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Maine Regulators Partially Undo Controversial Solar Metering Rule

Abukar Adan
Maine Public
South Portland's solar array, the largest municipal solar installation in Maine, went online in October of 2017.

State regulators are partially unwinding what they had hoped was a solution to inequities in the way solar power users are compensated for excess electricity they supply to the grid. Last year, after several legislative attempts to reform the state's solar rules were stymied by Gov. Paul LePage, the Public Utilities Commission imposed a new way to measure the value of solar power called "gross metering."

It required all electricity consumers to pay for extra metering equipment at new solar projects. Those meters were used to measure the solar panels' entire output – and then to charge a fee — even on power that was used on site and not sent to the grid.

Commissioners believed that would lower costs that are passed along to ratepayes when a solar project is added to the system.

Instead, in the first year at least, the cost of the new equipment for larger-scale solar generation plants far outweighed savings to consumers. That's according to Pittsfield-based InSource Renewables, which led a petition calling for an exemption for larger generation facilities.

And the three-member Commission, including Randall Davis, agreed. "There is very little benefit, if any, received from the higher-than-projected cost of additional meters to measure nettable energy," Davis said.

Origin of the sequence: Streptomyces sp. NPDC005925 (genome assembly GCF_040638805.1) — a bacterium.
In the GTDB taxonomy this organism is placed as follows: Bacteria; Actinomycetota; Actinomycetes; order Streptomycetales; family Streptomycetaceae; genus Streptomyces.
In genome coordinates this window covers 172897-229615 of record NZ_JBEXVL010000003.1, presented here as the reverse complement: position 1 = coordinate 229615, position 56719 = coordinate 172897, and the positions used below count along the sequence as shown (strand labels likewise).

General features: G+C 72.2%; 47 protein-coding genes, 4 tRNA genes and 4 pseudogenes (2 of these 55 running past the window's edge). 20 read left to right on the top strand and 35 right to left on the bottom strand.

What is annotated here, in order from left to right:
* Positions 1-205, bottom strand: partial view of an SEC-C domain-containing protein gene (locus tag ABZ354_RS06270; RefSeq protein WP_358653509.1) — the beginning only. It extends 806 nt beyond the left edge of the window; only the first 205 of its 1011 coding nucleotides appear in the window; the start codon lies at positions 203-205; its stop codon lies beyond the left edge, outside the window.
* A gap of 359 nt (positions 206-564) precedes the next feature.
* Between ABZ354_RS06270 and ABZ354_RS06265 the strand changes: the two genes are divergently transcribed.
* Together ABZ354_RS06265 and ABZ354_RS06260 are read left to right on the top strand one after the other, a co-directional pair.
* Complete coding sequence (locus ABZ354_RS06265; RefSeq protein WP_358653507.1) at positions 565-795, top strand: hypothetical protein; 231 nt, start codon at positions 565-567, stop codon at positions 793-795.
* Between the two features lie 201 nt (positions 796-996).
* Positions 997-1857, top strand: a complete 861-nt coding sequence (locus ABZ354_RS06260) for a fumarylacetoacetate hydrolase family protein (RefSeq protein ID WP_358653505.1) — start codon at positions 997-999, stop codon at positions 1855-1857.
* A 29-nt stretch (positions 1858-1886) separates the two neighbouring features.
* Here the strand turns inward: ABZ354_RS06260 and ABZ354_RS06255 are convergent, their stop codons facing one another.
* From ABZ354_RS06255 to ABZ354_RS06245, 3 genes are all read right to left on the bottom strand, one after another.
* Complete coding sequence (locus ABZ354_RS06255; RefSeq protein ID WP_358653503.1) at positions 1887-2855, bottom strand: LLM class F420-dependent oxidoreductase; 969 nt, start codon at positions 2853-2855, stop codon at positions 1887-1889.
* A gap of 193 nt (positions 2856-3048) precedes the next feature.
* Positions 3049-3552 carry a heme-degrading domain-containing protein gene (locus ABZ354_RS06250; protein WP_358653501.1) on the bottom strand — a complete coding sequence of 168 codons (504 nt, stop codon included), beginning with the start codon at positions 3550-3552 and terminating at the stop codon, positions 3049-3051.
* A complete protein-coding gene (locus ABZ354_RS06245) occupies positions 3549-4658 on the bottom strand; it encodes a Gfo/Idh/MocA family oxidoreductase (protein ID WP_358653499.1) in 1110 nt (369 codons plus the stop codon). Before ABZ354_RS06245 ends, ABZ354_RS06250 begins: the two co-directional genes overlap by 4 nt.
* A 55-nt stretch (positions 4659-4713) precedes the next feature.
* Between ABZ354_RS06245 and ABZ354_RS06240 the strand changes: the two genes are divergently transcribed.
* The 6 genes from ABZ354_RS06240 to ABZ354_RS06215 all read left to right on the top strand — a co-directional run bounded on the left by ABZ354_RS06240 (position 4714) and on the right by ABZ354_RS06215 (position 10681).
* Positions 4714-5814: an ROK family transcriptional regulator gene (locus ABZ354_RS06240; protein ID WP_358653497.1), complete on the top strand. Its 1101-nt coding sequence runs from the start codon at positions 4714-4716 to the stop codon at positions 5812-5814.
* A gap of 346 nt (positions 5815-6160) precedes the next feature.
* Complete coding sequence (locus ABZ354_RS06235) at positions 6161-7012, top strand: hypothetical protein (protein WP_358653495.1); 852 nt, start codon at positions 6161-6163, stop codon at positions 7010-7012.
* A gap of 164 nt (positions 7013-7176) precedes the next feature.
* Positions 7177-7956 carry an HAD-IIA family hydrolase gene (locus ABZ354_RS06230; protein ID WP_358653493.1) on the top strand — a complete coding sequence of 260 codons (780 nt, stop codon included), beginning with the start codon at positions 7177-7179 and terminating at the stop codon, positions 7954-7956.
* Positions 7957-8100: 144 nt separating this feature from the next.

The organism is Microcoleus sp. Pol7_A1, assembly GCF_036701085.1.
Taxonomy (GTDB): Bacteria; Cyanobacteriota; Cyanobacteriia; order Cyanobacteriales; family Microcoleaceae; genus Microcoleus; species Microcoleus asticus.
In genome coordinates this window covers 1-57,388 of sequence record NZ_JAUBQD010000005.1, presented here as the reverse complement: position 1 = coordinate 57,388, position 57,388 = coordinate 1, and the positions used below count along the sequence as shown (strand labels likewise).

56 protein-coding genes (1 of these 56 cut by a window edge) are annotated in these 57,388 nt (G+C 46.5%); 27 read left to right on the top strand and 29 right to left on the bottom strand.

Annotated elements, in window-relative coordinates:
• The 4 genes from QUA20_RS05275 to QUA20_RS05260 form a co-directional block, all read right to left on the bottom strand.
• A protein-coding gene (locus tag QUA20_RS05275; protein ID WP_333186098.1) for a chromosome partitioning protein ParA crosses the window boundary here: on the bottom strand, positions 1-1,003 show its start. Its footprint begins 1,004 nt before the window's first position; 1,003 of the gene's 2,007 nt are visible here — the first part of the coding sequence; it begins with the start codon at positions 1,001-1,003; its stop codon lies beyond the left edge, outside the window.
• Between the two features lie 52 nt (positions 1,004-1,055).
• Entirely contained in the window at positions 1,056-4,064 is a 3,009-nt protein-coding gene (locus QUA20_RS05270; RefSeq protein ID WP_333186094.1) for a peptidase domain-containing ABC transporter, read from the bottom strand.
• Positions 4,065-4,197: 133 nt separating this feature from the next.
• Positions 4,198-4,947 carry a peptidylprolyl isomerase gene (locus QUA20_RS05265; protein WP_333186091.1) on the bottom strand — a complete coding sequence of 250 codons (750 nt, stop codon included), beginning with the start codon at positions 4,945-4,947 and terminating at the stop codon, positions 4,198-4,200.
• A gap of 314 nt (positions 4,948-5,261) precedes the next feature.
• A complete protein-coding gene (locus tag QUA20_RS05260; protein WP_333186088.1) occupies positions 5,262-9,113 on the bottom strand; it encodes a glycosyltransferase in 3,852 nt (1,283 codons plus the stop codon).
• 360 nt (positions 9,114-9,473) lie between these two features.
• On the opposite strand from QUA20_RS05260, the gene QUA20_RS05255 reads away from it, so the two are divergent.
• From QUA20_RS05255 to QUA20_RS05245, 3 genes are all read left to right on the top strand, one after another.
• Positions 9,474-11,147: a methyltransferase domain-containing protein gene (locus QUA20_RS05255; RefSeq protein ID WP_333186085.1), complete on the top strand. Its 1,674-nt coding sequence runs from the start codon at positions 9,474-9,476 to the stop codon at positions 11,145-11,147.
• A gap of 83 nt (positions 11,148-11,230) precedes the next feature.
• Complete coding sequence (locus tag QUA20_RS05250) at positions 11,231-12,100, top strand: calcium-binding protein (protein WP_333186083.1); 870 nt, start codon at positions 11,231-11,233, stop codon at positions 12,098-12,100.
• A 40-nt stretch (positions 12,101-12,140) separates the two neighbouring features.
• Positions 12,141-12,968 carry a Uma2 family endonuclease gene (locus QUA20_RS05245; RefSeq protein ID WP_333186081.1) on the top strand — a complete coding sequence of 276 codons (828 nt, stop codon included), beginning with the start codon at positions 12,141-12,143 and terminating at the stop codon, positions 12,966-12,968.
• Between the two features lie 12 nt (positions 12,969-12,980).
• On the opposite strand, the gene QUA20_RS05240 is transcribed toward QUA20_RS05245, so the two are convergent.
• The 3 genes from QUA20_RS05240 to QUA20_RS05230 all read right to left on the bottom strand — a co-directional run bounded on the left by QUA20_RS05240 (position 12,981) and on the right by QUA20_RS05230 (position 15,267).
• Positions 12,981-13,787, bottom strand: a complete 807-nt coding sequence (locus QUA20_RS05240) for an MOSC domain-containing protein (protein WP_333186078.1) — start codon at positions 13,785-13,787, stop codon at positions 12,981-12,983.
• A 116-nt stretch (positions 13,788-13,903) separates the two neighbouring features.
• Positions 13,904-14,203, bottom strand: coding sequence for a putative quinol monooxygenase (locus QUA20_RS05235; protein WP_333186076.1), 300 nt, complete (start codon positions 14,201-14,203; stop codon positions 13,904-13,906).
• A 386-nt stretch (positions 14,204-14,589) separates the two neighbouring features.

The commission exempted medium and large scale solar installations from the gross metering rule. New residential and small business solar projects are, for now, still subject to it. But it's expected that next year Gov.-elect Janet Mills and the new Legislature will attempt a complete overhaul of the state's solar rules. 

Originally published Dec. 12, 2018 at 5:15 p.m. ET.

A Columbia University graduate, Fred began his journalism career as a print reporter in Vermont, then came to Maine Public in 2001 as its political reporter, as well as serving as a host for a variety of Maine Public Radio and Maine Public Television programs. Fred later went on to become news director for New England Public Radio in Western Massachusetts and worked as a freelancer for National Public Radio and a number of regional public radio stations, including WBUR in Boston and NHPR in New Hampshire.